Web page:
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Marcus (Neil) papers
BANC MSS.2011/247  
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Collection Details
Table of contents What's This?
  • Administrative Information
  • Information for Researchers
  • Biography
  • Scope and Content of Collection

  • Contributing Institution: The Bancroft Library
    Title: Neil Marcus papers
    Creator: Marcus, Neil, 1954-
    Identifier/Call Number: BANC MSS.2011/247
    Physical Description: 10 linear feet 7 cartons, 3 boxes, 1 oversize folder
    Physical Description: 9 videocassettes VHS
    Physical Description: 1 audiocassette compact cassette
    Physical Description: 70.638 GB (17,352 files)
    Date (inclusive): 1945-2020
    Date (bulk): 1958-2016
    Abstract: The Neil Marcus papers document his life and work as a writer, actor, artist, dancer and disability rights activist from his early childhood through his adult life. There is incoming and outgoing correspondence; writings, including materials related to his play Storm Reading; subject files; photographs; a small amount of audiovisual material, and web files.
    Physical Location: Many of the Bancroft Library collections are stored offsite and advance notice may be required for use. For current information on the location of these materials, please consult the library's online catalog.
    Language of Material: Collection is in English.

    Administrative Information

    Immediate Source of Acquisition

    The Neil Marcus Papers were given to The Bancroft Library by Neil Marcus in 2011 and 2017.


    No future additions are expected.

    System of Arrangement

    Arranged to the folder level.

    Processing Information

    Processed by Lauren Lassleben and Marjorie Bryer in 2017 and 2019. Digital files processed by Kate Tasker in 2016 and completed by Christina V. Fidler in 2022. The digital materials from Neil Marcus were received on one 5.25" floppy disk, two CDs, twelve CD-Rs, one CD-RW, seven DVDs, thirteen DVD-Rs, one DVD+R, one external HD, one Facebook capture done on 2016-05-05, one Flash drive, one website capture (blog post), one Youtube channel capture. The files were scanned for viruses using Malware Bites. Forensic disk images of the source media were made by Library staff using AccessData FTK Imager The disk images were saved to preservation storage. Archivists extracted and analyzed the files in FTK and also screened material for personal identifiable information (PII) and protected health information (PHI). Five optical disks contained duplicate content, and six optical disks could not be imaged due to file corruption.

    Information for Researchers

    Conditions Governing Access

    Digital folders 002, 006, 008, 025, and 043 contain files with restriced information and are closed to researchers until 2072.

    Physical Characteristics and Technical Requirements

    Access to digital materials is available on-site and by appointment only. Digital materials can be accessed by requesting the corresponding Digital Folders.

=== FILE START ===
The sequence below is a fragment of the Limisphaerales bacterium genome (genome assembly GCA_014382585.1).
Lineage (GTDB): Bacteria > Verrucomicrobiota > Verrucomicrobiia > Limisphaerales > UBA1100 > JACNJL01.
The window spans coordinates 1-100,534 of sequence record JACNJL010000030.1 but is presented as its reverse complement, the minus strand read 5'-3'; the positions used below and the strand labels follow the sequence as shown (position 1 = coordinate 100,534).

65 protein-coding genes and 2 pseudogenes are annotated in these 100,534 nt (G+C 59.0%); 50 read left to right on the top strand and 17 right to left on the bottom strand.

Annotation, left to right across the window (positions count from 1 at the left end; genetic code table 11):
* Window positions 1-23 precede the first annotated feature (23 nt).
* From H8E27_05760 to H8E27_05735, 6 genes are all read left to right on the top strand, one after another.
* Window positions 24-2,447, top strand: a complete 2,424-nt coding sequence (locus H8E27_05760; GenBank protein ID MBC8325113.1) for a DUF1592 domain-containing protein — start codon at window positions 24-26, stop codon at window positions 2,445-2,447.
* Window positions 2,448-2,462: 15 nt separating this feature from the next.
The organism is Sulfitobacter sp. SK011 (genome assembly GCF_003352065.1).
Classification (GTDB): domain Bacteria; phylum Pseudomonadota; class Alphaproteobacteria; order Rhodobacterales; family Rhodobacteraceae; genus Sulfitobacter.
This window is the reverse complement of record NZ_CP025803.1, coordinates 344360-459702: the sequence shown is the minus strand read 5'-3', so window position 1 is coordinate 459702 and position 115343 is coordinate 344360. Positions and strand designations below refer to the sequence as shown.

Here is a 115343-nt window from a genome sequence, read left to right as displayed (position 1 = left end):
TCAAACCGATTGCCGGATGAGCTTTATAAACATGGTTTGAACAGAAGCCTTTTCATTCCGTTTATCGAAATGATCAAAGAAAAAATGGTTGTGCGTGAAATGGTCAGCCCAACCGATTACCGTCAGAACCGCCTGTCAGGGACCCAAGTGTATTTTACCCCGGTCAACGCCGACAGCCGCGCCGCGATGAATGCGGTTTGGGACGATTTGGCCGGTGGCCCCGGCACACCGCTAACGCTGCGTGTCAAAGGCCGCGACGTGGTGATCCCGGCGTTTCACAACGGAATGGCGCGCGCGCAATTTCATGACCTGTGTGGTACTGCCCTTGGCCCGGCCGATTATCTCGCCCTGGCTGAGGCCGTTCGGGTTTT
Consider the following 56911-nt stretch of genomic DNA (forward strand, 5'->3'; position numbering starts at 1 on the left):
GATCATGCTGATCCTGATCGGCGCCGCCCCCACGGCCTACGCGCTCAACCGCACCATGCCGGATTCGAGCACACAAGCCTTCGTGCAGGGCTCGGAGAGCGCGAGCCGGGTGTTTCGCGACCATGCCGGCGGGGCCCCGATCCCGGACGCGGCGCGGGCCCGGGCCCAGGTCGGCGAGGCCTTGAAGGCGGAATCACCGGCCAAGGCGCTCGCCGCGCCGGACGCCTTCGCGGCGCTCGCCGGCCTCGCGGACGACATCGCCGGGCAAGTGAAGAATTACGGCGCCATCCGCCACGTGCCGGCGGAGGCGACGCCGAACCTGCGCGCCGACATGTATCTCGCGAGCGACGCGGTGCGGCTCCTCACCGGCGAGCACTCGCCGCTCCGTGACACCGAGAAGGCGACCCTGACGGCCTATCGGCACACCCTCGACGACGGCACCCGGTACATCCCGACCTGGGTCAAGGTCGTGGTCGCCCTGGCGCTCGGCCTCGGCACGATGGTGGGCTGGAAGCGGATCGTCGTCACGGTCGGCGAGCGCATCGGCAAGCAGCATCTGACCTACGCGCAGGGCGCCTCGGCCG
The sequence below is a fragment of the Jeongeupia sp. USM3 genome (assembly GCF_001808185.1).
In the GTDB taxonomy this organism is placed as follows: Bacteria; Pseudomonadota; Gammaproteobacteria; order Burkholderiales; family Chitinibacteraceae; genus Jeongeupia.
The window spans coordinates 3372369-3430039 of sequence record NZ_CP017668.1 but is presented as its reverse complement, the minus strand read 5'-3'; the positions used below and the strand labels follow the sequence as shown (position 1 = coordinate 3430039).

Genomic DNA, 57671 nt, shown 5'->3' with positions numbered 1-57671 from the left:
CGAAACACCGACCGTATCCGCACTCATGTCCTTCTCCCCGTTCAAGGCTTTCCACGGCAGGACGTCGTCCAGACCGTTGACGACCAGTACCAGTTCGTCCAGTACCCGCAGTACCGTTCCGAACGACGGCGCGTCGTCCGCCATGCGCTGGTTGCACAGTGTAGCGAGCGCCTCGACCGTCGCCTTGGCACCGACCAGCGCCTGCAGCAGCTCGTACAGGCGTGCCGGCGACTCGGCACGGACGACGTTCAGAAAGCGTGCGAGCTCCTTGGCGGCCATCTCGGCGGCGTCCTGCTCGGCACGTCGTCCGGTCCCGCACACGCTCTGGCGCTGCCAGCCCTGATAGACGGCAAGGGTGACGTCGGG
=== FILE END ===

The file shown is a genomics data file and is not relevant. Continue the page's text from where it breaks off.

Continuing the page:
Publication Rights

    Copyright has not been assigned to The Bancroft Library. In addition, the reproduction of some materials may be restricted by terms of University of California gift or purchase agreements, donor restrictions, privacy and publicity rights, licensing and trademarks. Transmission or reproduction of materials protected by copyright beyond that allowed by fair use requires the written permission of the copyright owners. Works not in the public domain cannot be commercially exploited without permission of the copyright owner. Responsibility for any use rests exclusively with the user. All requests to reproduce, publish, quote from, or otherwise use collection materials must be submitted in writing to the Head of Public Services, The Bancroft Library, University of California, Berkeley 94720-6000. See: http://bancroft.berkeley.edu/reference/permissions.html

    Preferred Citation

    [Identification of item], Neil Marcus Papers, BANC MSS 2011/247, The Bancroft Library, University of California, Berkeley.


    The Bancroft Library would like to express its appreciation to the following people for their valuable assistance in processing these papers:
    Neil Marcus and his siblings, Kendra, Russell, Roger and Wendy Marcus;
    Neil's assistants, including Agnieszka Nowicka, Edyta Gorska, Carius Gorsky, Patrick M. Goodspeed, Shane Brodie, Scott Wallin, Paul McCold, Jessica Feeley and Melissa Chapman.
    Bancroft Library staff members Marjorie Bryer and Kate Tasker.

    Alternate Forms Available

    There are no alternative forms of this collection.

    Related Collections

    Neil Marcus, performance artist : oral history transcript / interviews conducted by Esther Ehrlich in 2004 (BANC MSS 2008/141)
    Artists With Disabilities Oral History Project : thematic excerpts (Motion Picture 1178E)


    Neil Marcus is a writer, actor, artist, dancer and disability rights activist who lives in Berkeley, California. He was born in White Plains, New York on January 3, 1934. His parents were Wil Marcus and Lydia Perera, and he has two older sisters and two older brothers. In 1960, the family moved to Ojai, California.
    In 1962, when he was in the fourth grade, Neil was diagnosed with dystonia musculorum deforman, which progressed rapidly over six months. Dystonia is a rare, usually hereditary neuromuscular disease that affects his muscles and speech. He had three cryosurgeries over a five-year period, which froze a small spot on his brain, and provided some relief.